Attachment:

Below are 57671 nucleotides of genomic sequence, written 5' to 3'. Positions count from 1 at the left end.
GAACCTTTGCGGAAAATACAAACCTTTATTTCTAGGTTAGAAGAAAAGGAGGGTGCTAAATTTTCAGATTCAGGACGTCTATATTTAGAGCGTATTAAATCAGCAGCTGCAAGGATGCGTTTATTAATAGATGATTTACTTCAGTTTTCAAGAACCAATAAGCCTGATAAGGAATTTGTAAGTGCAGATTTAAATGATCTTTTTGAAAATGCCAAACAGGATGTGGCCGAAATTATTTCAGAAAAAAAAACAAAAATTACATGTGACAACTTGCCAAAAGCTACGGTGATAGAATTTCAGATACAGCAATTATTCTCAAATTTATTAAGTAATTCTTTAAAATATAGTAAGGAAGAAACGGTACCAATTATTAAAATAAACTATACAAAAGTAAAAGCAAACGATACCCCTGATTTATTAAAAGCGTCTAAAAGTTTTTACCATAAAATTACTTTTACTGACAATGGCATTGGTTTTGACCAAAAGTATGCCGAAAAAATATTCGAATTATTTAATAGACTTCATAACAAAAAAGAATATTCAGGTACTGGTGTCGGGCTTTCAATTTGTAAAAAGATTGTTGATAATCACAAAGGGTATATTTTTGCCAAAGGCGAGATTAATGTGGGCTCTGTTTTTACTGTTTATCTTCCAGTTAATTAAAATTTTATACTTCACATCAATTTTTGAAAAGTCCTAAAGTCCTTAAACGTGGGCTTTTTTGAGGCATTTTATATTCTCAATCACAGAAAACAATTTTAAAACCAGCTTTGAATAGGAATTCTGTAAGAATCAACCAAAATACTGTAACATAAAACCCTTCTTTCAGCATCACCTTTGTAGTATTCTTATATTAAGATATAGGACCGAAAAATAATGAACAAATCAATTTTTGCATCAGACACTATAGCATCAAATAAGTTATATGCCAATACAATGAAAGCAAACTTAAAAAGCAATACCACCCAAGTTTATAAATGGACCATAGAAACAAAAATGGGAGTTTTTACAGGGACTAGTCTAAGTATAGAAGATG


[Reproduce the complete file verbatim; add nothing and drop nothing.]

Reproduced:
Below are 57671 nucleotides of genomic sequence, written 5' to 3'. Positions count from 1 at the left end.
GAACCTTTGCGGAAAATACAAACCTTTATTTCTAGGTTAGAAGAAAAGGAGGGTGCTAAATTTTCAGATTCAGGACGTCTATATTTAGAGCGTATTAAATCAGCAGCTGCAAGGATGCGTTTATTAATAGATGATTTACTTCAGTTTTCAAGAACCAATAAGCCTGATAAGGAATTTGTAAGTGCAGATTTAAATGATCTTTTTGAAAATGCCAAACAGGATGTGGCCGAAATTATTTCAGAAAAAAAAACAAAAATTACATGTGACAACTTGCCAAAAGCTACGGTGATAGAATTTCAGATACAGCAATTATTCTCAAATTTATTAAGTAATTCTTTAAAATATAGTAAGGAAGAAACGGTACCAATTATTAAAATAAACTATACAAAAGTAAAAGCAAACGATACCCCTGATTTATTAAAAGCGTCTAAAAGTTTTTACCATAAAATTACTTTTACTGACAATGGCATTGGTTTTGACCAAAAGTATGCCGAAAAAATATTCGAATTATTTAATAGACTTCATAACAAAAAAGAATATTCAGGTACTGGTGTCGGGCTTTCAATTTGTAAAAAGATTGTTGATAATCACAAAGGGTATATTTTTGCCAAAGGCGAGATTAATGTGGGCTCTGTTTTTACTGTTTATCTTCCAGTTAATTAAAATTTTATACTTCACATCAATTTTTGAAAAGTCCTAAAGTCCTTAAACGTGGGCTTTTTTGAGGCATTTTATATTCTCAATCACAGAAAACAATTTTAAAACCAGCTTTGAATAGGAATTCTGTAAGAATCAACCAAAATACTGTAACATAAAACCCTTCTTTCAGCATCACCTTTGTAGTATTCTTATATTAAGATATAGGACCGAAAAATAATGAACAAATCAATTTTTGCATCAGACACTATAGCATCAAATAAGTTATATGCCAATACAATGAAAGCAAACTTAAAAAGCAATACCACCCAAGTTTATAAATGGACCATAGAAACAAAAATGGGAGTTTTTACAGGGACTAGTCTAAGTATAGAAGATG